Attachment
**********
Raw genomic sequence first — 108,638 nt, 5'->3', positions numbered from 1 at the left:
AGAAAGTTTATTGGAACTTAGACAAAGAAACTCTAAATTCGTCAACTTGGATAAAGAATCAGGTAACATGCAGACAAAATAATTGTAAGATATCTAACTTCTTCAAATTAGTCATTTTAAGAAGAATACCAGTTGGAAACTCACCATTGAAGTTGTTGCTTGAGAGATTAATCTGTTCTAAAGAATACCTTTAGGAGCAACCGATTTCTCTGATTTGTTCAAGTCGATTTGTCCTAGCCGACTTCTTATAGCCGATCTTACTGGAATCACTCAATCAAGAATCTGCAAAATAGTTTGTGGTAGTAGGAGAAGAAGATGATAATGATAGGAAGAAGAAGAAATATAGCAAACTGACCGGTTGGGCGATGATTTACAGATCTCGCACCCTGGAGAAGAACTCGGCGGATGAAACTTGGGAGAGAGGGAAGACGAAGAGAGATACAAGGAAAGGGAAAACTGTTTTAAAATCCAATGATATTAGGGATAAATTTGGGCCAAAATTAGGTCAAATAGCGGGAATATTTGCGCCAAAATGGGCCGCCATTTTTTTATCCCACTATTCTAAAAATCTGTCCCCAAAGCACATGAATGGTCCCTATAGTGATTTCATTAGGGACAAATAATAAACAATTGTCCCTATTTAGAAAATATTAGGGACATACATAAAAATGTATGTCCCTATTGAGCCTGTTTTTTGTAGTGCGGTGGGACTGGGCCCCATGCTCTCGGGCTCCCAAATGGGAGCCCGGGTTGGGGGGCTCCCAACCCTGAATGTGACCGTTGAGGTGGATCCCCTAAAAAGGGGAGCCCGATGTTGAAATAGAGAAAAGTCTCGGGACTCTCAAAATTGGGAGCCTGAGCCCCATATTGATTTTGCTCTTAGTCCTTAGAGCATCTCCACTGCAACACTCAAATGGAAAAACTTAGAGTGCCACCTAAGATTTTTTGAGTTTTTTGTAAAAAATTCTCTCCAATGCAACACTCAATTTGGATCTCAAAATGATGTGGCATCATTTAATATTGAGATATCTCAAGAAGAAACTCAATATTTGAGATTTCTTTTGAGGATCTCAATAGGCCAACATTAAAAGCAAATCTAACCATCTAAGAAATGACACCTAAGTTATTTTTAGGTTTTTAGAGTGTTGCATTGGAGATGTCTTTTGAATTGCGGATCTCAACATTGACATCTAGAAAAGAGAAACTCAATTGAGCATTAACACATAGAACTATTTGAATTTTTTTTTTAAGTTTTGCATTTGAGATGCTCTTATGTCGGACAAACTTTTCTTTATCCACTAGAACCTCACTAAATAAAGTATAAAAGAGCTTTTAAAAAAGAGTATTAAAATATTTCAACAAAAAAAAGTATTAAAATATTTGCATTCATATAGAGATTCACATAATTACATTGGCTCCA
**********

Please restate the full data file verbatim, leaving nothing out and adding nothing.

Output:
Raw genomic sequence first — 108,638 nt, 5'->3', positions numbered from 1 at the left:
AGAAAGTTTATTGGAACTTAGACAAAGAAACTCTAAATTCGTCAACTTGGATAAAGAATCAGGTAACATGCAGACAAAATAATTGTAAGATATCTAACTTCTTCAAATTAGTCATTTTAAGAAGAATACCAGTTGGAAACTCACCATTGAAGTTGTTGCTTGAGAGATTAATCTGTTCTAAAGAATACCTTTAGGAGCAACCGATTTCTCTGATTTGTTCAAGTCGATTTGTCCTAGCCGACTTCTTATAGCCGATCTTACTGGAATCACTCAATCAAGAATCTGCAAAATAGTTTGTGGTAGTAGGAGAAGAAGATGATAATGATAGGAAGAAGAAGAAATATAGCAAACTGACCGGTTGGGCGATGATTTACAGATCTCGCACCCTGGAGAAGAACTCGGCGGATGAAACTTGGGAGAGAGGGAAGACGAAGAGAGATACAAGGAAAGGGAAAACTGTTTTAAAATCCAATGATATTAGGGATAAATTTGGGCCAAAATTAGGTCAAATAGCGGGAATATTTGCGCCAAAATGGGCCGCCATTTTTTTATCCCACTATTCTAAAAATCTGTCCCCAAAGCACATGAATGGTCCCTATAGTGATTTCATTAGGGACAAATAATAAACAATTGTCCCTATTTAGAAAATATTAGGGACATACATAAAAATGTATGTCCCTATTGAGCCTGTTTTTTGTAGTGCGGTGGGACTGGGCCCCATGCTCTCGGGCTCCCAAATGGGAGCCCGGGTTGGGGGGCTCCCAACCCTGAATGTGACCGTTGAGGTGGATCCCCTAAAAAGGGGAGCCCGATGTTGAAATAGAGAAAAGTCTCGGGACTCTCAAAATTGGGAGCCTGAGCCCCATATTGATTTTGCTCTTAGTCCTTAGAGCATCTCCACTGCAACACTCAAATGGAAAAACTTAGAGTGCCACCTAAGATTTTTTGAGTTTTTTGTAAAAAATTCTCTCCAATGCAACACTCAATTTGGATCTCAAAATGATGTGGCATCATTTAATATTGAGATATCTCAAGAAGAAACTCAATATTTGAGATTTCTTTTGAGGATCTCAATAGGCCAACATTAAAAGCAAATCTAACCATCTAAGAAATGACACCTAAGTTATTTTTAGGTTTTTAGAGTGTTGCATTGGAGATGTCTTTTGAATTGCGGATCTCAACATTGACATCTAGAAAAGAGAAACTCAATTGAGCATTAACACATAGAACTATTTGAATTTTTTTTTTAAGTTTTGCATTTGAGATGCTCTTATGTCGGACAAACTTTTCTTTATCCACTAGAACCTCACTAAATAAAGTATAAAAGAGCTTTTAAAAAAGAGTATTAAAATATTTCAACAAAAAAAAGTATTAAAATATTTGCATTCATATAGAGATTCACATAATTACATTGGCTCCA